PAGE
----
The oceans are home to a wide variety of fish and mammals--from the tiny stout infantfish to the 100-foot-long blue whale. According to what they eat, sea creatures are classified into three groups: Carnivores, fish and mammals that eat meat; omnivores, fish and mammals that eat both meat and plants and herbivores, fish and mammals that eat only plants.
Green Sea Turtle
The green sea turtle has an incredible range of habitation, stretching from Finland to the tip of Cape Horn in Africa, though it generally prefers tropical and subtropical waters. The green sea turtle has a wide smooth shell, or carapace, and is named for the greenish color of its skin rather than its shell, which normally is brown or olive in color. Green sea turtles eat sea grasses and algae, though juveniles snack on crabs, sponges and jellyfish. In the wild, they can live up to 80 years and grow up to 5 feet long. They can weigh as much as 700 lbs. Unlike other sea turtles, the green sea turtle not only leaves the water occasionally to bask in the sun, but also, once mature, it is the only sea turtle that is strictly herbivore.
Manatees, sometimes called sea cows, move at a languid pace through coastal waters and rivers. Despite their bulk, they are graceful and powerful swimmers. Manatees use their tails to glide along at about 5 miles an hour, though they can manage 15 miles per hour for short distances. While they prefer to travel alone or in pairs, groups of about a half dozen are sometimes seen together. Their diet consists of water grasses, weeds and algae. Typically, manatees eat a 10th of their weight every 24 hours. Unlike seals or sea lions, manatees never leave the water. When resting, they can remain below the surface of the water for up to 15 minutes. While swimming, they surface to breathe every few minutes. The three different manatee species are distinguished by where they live. West Indian manatees primarily inhabit the southern waters of the United States but can range as far south as Guyana, South America. Amazonian manatees only live in the waters of the Amazon River. The West African manatees range along the western coastal waters of Africa from the Senegal River in Senegal to the Kwanza River in Angola.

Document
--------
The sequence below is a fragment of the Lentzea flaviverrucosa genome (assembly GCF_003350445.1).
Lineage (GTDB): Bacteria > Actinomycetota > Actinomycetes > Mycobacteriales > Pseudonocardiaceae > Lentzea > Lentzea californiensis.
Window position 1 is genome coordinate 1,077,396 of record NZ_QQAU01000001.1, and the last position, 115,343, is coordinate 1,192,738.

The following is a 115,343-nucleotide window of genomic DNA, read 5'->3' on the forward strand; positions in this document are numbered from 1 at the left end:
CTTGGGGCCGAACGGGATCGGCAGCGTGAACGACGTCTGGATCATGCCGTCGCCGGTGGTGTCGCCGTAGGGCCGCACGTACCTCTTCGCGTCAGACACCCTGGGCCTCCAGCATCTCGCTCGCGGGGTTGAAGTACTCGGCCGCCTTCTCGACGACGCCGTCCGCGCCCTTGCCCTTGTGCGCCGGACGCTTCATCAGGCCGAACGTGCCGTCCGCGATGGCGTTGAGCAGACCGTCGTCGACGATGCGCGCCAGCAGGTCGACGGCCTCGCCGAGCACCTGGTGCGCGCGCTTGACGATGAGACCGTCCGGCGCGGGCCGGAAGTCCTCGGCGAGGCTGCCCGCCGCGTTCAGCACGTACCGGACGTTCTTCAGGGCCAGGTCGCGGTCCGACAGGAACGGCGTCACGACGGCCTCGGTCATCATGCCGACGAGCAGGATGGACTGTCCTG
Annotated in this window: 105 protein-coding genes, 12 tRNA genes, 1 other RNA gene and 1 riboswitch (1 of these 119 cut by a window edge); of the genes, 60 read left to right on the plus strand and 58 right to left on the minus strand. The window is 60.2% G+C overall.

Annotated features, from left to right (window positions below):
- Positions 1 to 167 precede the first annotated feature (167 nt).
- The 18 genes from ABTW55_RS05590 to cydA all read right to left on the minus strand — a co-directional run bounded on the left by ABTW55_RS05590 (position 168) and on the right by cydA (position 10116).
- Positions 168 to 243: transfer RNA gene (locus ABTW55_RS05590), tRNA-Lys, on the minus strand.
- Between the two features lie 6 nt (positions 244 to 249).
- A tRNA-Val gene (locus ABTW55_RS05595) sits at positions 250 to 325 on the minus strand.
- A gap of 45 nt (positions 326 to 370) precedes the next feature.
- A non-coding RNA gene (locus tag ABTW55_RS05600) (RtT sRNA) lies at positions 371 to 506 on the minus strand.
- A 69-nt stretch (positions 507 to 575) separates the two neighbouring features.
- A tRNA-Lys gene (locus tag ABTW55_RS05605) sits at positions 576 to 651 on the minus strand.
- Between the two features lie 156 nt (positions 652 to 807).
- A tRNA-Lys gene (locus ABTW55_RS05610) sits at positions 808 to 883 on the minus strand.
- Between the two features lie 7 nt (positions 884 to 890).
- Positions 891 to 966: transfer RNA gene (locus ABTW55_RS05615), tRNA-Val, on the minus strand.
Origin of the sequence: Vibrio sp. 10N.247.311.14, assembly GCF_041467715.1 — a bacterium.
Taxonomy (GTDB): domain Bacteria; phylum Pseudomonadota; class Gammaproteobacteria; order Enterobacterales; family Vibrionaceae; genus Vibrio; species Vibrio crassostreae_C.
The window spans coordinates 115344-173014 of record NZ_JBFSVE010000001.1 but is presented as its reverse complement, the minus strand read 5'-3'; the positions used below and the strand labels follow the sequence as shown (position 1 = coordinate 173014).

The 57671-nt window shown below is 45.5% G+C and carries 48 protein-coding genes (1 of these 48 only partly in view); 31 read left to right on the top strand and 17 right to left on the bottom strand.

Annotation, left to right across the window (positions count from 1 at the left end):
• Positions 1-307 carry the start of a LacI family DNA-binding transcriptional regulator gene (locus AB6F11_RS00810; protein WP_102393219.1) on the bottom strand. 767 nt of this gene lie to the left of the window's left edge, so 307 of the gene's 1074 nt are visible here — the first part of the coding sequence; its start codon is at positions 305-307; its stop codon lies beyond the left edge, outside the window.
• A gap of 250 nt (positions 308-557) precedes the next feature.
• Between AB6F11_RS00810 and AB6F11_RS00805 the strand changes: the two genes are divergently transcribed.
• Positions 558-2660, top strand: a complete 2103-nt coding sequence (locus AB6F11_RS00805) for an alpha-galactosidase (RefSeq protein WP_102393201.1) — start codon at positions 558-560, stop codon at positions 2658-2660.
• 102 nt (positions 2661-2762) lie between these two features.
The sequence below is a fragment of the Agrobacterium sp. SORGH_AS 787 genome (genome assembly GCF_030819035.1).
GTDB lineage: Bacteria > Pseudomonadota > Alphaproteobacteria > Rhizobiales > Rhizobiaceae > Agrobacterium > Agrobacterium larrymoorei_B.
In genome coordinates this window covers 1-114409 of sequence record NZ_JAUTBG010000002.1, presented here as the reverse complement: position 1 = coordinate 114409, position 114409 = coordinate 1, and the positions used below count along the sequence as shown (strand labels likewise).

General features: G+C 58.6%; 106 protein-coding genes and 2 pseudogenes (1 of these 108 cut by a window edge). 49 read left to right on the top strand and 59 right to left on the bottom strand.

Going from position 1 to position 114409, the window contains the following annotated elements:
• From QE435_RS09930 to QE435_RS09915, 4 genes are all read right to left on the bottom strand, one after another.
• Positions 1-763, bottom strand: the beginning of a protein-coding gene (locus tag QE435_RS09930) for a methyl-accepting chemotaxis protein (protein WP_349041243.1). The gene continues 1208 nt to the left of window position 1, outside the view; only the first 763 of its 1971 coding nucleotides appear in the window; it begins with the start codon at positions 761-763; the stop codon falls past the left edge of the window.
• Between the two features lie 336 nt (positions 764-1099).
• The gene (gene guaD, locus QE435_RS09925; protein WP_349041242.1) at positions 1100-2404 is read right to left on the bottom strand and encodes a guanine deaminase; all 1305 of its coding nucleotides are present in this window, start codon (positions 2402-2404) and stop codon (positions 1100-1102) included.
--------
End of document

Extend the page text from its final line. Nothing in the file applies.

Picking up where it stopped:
Dugongs are related to manatees, which are both endangered and protected animals. These slow-moving herbivores graze on underwater grasses, rooting them out with bristled, sensitive snouts and chomping them with rough lips. Found in warm coastal waters, these enormous vegetarians are found from East Africa to Australia. Adults weigh between 500 and 1,000 lbs. They can grow up to 10 feet long with an average life span of 70 years. Like other sea mammals, dugongs can stay under water for short periods of time until they must resurface to breathe. The dugong can stay underwater for up to six minutes. Though they tend to be found alone or in pairs, when dugong herds gather, they can number in the hundreds.
Parrot fish are colorful and unique. They range in size from 1 to 4 feet. Of the 80 identified species, all can change their gender as well as their coloration and patterns. This ability makes it difficult for ocean biologists to classify the species. Parrot fish are algae eaters. They obtain the algae by ripping small chunks of coral from a reef. The coral is pulverized by grinding teeth found in the fish's throat. The teeth allow the fish to extract the algae from the center of the polyp inside.
Many other herbivores thrive among the fish population. The surgeonfish family includes Achilles black-spot, blochii, blue hepatus tang, blue tang, brown, chocolate, convict tang, eyestripe, fowleri tang, Japan, lavender tang, powder blue tang, sailfin desjardinii tang, scopas tang and yellowtail tang. The blenny family includes bicolor, black, black sailfin canary, combtooth, flametail, lawnmower, lined, Midas, starry, striped and tailspot. The foxface family is comprised of the bicolor, foxface and magnificent. Unicornfish include the blond orangespine, orangespine and whitemargin. Other herbivores include the Japanese angelfish, yellow bloth rabbitfish and tilapia.